In FIG. 3 of the arrangement of parts, will be seen to be basically similar to those shown in FIG. 1. There is a pan unit 30 comprising a body 31 with a threaded spindle32 whereby the pan unit can be mounted on a stand or tripod. A piston 33 is rotatably mounted in the body I 31 and is adapted to be secured to a boss 34 on the sleeve 35. Thus the sleeve 35 will pan with the piston 33. Brake 30A is provided to regulate the movement of piston' 33 in the body 31. A piston 36 is rotatably mounted in the sleeve 35 and is axially retained in the sleeve by seals 37 and end nuts 38. Axially and radially mounted in the piston 36 are control and power balls 39 and 40 respectively with associated brake rods 41. Mounted in the axial bore of the piston 36 is a slidable control rod 42 retained by threaded nut 43 and a pusher bar 44 slidable in the bore of the nut 43.

A U-shaped bridge 45 is secured by its legs 46 and screws 47 to the ends of the piston 36. The screws 47 also mount an actuator support 48 to one leg 46 of the bridge 45.

The actuator comprises a threaded spindle 49 mounted in the support 48 and a handle 50 on the spindle. It will be seen that when assembled rotation of handle 50 in one direction will advance spindle 49, pusher bar 44, control rod 42 and control ball 39. The power balls 40 are moved radially and brake rods 41 engage the bore of sleeve 35.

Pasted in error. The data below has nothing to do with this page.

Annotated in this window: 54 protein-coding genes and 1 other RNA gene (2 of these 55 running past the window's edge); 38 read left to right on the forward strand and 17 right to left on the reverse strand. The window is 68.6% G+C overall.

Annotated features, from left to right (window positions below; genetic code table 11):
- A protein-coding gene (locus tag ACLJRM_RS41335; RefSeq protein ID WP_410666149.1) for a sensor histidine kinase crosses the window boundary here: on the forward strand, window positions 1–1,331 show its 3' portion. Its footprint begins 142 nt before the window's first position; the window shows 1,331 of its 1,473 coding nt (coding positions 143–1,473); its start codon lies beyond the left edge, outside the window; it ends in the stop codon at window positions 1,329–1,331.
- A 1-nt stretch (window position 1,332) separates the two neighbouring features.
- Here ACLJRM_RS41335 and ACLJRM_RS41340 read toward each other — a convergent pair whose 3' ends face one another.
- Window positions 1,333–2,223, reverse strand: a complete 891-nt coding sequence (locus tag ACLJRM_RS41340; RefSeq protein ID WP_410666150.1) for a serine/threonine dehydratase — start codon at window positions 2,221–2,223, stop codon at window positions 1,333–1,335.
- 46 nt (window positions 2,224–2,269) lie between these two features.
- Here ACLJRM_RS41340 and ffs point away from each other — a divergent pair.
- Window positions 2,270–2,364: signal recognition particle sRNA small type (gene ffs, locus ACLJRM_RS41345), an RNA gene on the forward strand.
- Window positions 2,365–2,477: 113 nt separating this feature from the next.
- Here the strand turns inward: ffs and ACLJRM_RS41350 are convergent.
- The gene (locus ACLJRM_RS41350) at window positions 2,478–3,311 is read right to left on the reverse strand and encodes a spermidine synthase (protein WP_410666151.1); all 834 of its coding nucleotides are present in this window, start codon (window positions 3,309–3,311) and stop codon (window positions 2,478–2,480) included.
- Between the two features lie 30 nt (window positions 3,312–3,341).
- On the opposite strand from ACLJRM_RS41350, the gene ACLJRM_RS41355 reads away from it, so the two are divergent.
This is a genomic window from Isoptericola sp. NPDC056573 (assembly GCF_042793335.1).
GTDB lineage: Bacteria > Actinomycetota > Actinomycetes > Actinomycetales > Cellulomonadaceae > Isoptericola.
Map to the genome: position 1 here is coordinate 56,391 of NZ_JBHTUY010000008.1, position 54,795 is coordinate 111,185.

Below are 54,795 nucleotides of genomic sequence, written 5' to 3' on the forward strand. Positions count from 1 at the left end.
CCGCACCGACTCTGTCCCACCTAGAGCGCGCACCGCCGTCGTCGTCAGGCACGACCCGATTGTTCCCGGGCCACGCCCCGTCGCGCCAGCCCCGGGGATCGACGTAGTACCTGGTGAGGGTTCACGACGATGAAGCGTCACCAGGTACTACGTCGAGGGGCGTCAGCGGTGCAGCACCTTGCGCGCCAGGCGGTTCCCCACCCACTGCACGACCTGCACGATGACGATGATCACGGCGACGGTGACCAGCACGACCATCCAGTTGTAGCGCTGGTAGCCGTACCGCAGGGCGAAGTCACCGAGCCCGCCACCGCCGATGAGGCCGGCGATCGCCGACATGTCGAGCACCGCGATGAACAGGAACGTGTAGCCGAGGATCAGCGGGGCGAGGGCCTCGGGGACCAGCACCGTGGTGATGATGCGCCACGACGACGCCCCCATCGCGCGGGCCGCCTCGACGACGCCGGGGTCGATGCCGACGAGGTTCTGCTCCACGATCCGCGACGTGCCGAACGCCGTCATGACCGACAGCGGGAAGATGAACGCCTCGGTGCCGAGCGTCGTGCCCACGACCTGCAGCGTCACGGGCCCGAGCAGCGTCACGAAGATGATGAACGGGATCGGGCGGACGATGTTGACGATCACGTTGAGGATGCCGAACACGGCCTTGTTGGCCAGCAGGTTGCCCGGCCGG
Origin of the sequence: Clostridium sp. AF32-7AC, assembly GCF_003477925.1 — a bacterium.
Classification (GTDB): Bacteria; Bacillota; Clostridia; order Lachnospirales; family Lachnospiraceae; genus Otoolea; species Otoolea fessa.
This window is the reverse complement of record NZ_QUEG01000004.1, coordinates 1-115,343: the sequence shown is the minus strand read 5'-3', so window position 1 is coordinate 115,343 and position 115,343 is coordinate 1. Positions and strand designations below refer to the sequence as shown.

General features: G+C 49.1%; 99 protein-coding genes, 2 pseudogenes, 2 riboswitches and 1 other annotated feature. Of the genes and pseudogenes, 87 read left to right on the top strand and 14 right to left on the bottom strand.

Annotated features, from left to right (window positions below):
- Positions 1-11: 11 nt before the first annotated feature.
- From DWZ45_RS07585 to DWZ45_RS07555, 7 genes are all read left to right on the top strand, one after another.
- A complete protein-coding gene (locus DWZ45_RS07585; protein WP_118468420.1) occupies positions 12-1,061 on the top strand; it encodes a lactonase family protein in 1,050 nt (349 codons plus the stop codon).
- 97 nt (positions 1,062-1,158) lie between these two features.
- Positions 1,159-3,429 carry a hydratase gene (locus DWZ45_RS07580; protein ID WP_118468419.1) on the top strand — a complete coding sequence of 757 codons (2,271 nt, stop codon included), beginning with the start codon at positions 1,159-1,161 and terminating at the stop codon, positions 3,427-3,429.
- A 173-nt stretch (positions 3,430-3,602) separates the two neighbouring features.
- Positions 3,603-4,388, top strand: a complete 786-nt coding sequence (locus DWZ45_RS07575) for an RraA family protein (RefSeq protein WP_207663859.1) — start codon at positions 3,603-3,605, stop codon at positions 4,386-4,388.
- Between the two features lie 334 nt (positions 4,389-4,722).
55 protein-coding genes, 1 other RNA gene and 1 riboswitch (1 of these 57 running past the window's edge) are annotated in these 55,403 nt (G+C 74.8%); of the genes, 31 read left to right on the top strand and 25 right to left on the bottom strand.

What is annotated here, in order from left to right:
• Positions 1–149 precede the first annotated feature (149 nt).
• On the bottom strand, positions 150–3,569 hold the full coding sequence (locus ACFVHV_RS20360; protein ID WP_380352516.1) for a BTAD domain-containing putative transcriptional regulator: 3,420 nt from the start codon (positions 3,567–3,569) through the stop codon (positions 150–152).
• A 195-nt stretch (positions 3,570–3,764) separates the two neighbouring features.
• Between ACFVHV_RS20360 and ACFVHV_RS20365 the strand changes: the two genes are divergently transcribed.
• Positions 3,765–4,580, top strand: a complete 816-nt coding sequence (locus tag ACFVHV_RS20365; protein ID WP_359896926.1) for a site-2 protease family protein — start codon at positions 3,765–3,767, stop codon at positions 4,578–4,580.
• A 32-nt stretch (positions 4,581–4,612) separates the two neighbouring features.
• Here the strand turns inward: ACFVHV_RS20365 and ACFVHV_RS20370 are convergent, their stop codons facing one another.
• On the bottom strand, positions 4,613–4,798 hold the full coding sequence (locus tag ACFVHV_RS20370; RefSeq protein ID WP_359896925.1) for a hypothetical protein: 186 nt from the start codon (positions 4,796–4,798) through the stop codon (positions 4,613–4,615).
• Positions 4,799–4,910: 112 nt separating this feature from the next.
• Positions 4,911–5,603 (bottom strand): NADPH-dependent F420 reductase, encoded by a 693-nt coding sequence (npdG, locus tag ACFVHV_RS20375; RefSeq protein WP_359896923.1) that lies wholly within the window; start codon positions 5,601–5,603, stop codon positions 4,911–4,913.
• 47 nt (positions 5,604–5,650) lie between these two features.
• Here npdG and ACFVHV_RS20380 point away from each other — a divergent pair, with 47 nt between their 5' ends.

An additional braking device may be used to provide limited drag on the rotational movements of piston 36. Such a device is illustrated and comprises a spring 51, a

contoured brake shoe 52 having a scooped portion corresponding very closely to the peripheral curvature of the piston 36 and a brake shoe activator comprising a threaded thumbscrew 53 mounted in a nut 54 threaded into the body at 55. It will be clear that a drag will be exerted on the piston 36 by the shoe 52 equal to the strength of the spring 51 when the thumbscrew is clear of the brake shoe 52. This pressure can be lessened and finally released by advancing the thumbscrew to centralize the brake shoe curvature with respect to the piston, the drag therebetween will thus be limited to the drag co-efficient of the lubricant with which the surfaces of the components are coated. In this regard it is to be noted that there is a peripheral oil groove 56 in the piston 36 coupled to an oil hole 57 communicating with the axial bore of the piston 36.

Also illustrated is an operators handle clamp 58 which can be secured in any suitable manner to the other leg 46 of the bridge 45. A camera or like instrument securing element is notatably mounted in the bridge as at 59.

We claim: